trusted online casino malaysia
Realizing the presence, promise, and power of the Kingdom of God.
The Scriptorium

What's in a Name? (4)

Can anything good come out of Damascus? Yes. Yes it can.

Acts (8)

And beginning at Moses and all the Prophets, He expounded to them in all the Scriptures the things concerning Himself. Luke 24.27

Be sure to view the video introducing our study of Acts 9 (Lesson 8) by clicking here.

Read and Meditate on Acts 9.19-25.
Never one not to make the most of the time (Eph. 5.15-17), Saul immediately takes up the work appointed to him within the ongoing work of Christ. He is in Damascus long enough, and is sufficiently persuasive, both to assemble a group of “disciples” around himself and to tick off the local religious leaders.

For reflection
1.  Saul’s message was singular: Jesus is the Son of God (v. 20). Wrapped up in that would have been all the prophesies of a coming Kingdom, of the Spirit of God, and the promises to Abraham. The Gospel is about Jesus – Who He is, what He’s done, what He commands. It’s not about people and their perceived needs. Explain.

2.  It’s not surprising that Jewish leaders would resent having their precious heritage “stolen” and “retooled” for the Christian cause. But that’s only because they could not “see” as Saul was obviously “seeing” more clearly each day. His reputation had preceded him to Damascus, but how others regarded him was turned upside down by what they now heard him advocating. In what ways has the ongoing work of Christ turned your life upside-down from what it used to be? Give thanks and praise to God.

3.  Saul’s escape from Damascus reminds us of Rahab’s concealing then delivering the spies of Israel, prior to the invasion of Canaan under Joshua’s leadership. Was the new “Joshua” getting ready to invade Damascus and all the Gentile world? Saul’s ministry may have had inauspicious beginnings, like the spies in Jericho, but big things were coming, and that right soon. These early days of Saul’s ministry are a portent of things to come; the reaction to him and the Good News he proclaimed would be pretty much the same wherever he goes. Should we expect anything less? Are we experiencing what Saul did and Paul would?

4.  Why Damascus, Lord? The name, Damascus, would have been historically associated with antipathy to Israel. Syria was a long-standing opponent of the Jews in Canaan, and only Roman power kept them from dominating Israel in Jesus’ day. That the Gospel would take root there and begin to flourish in the midst of this Gentile city would doubtless have raised some eyebrows back in Jerusalem. But, well, there it was – not exactly to the Gentiles yet, but smack in their midst. Luke is getting his readers ready. What are we learning about the ongoing work of Christ by the particular names we’ve seen thus far?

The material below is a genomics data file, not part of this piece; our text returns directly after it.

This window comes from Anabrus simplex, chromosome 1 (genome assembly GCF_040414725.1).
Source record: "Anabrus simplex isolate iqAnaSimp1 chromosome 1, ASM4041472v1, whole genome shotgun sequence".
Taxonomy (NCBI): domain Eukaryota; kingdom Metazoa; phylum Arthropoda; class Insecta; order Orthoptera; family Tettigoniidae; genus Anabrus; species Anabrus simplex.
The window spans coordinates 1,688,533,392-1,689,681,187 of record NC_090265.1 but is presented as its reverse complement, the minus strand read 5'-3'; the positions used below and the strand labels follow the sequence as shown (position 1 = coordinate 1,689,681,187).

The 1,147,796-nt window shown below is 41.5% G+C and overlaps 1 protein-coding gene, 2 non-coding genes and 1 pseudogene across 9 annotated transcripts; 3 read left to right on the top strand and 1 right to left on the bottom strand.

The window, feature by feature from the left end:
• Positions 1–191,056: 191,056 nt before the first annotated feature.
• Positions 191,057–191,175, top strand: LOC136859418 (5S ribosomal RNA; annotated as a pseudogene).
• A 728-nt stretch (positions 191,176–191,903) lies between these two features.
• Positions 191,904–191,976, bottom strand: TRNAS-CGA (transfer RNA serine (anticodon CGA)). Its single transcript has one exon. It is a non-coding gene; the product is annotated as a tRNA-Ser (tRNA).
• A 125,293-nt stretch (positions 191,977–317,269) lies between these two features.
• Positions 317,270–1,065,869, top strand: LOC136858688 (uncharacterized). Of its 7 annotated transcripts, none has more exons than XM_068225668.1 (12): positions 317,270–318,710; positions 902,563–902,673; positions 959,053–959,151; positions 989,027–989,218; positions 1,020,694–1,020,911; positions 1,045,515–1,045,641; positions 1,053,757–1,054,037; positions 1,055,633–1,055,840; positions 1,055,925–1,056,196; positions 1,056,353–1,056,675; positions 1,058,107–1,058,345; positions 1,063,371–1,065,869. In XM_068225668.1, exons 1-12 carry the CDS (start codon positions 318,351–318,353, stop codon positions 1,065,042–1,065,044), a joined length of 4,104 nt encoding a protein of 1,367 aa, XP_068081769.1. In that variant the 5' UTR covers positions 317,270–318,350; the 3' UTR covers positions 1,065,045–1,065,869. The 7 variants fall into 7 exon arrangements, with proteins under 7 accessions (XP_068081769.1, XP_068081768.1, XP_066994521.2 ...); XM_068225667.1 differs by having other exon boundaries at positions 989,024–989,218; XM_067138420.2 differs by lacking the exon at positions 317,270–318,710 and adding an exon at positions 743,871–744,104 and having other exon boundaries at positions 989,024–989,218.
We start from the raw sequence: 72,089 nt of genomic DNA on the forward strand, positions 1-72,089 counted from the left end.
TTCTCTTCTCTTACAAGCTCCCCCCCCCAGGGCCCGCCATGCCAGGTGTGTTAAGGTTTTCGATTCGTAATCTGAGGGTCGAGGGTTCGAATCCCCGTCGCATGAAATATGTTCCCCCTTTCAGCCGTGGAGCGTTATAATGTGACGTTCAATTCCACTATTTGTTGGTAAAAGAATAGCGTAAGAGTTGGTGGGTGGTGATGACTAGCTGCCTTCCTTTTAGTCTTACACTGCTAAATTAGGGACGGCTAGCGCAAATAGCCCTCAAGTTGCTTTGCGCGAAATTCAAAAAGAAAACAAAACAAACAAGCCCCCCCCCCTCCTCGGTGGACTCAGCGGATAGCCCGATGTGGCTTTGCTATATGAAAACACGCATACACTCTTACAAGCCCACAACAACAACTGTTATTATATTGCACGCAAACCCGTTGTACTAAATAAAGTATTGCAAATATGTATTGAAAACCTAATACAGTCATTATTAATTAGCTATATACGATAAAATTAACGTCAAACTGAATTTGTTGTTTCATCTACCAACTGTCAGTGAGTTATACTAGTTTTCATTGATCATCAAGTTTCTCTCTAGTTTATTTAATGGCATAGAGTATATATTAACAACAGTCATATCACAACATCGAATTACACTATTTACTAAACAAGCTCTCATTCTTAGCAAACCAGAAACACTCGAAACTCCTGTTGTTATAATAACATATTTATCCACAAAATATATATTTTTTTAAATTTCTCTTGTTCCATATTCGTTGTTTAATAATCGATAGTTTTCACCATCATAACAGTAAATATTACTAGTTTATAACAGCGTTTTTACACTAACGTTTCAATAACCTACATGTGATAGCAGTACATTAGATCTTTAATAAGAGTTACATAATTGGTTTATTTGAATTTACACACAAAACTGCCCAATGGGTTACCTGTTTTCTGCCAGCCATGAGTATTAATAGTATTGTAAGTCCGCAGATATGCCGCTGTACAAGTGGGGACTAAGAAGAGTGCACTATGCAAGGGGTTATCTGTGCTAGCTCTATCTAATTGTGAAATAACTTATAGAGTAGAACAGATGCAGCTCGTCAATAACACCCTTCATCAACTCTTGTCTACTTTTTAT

5.  Meditate on Acts 17.32-34. What kinds of responses to the Gospel should we expect from people, when we share the Good News with them? How should we respond to each one?

Here we find the Gentile world, or one part of it, in the preparation stage for the ongoing work of Christ. Even Saul is in the preparation stage, though he will soon become established in his calling and busy about the work of dispersing and replicating the Kingdom. He said his life presents a pattern for ours. How do you see yourself in that preparation/establishment/dispersal/replication pattern of the ongoing work of the Lord?

Closing Prayer
As for me, I will call upon God,
And the LORD shall save me.
Evening and morning and at noon
I will pray, and cry aloud,
And He shall hear my voice.
He has redeemed my soul in peace from the battle that was against me,
For there were many against me.
God will hear, and afflict them,
Even He who abides from of old. Selah
Because they do not change,
Therefore they do not fear God.

Psalm 55.16-19

T. M. Moore

Each week’s studies in Acts are bound together into a free PDF that you can download for personal or group use (click here). Each week also features a video related to the studies of the week, which you may find helpful as you work through our studies in Acts.

Acts is the record of Christ’s ongoing work as King and Lord. This is the work of bringing the Kingdom of God to earth as it is in heaven. Read more about the implications of this work in our new book,
The Kingdom Turn (click here).

Please prayerfully consider supporting The Fellowship of Ailbe by sending a gift to The Fellowship of Ailbe, 19 Tyler Drive, Essex Junction, VT 05452. Or, you can click here to donate online through credit card or PayPal.

T.M. Moore

T. M. Moore is principal of The Fellowship of Ailbe, a spiritual fellowship in the Celtic Christian tradition. He and his wife, Susie, make their home in the Champlain Valley of Vermont.
Books by T. M. Moore

Subscribe to Ailbe Newsletters

Sign up to receive our email newsletters and read columns about revival, renewal, and awakening built upon prayer, sharing, and mutual edification.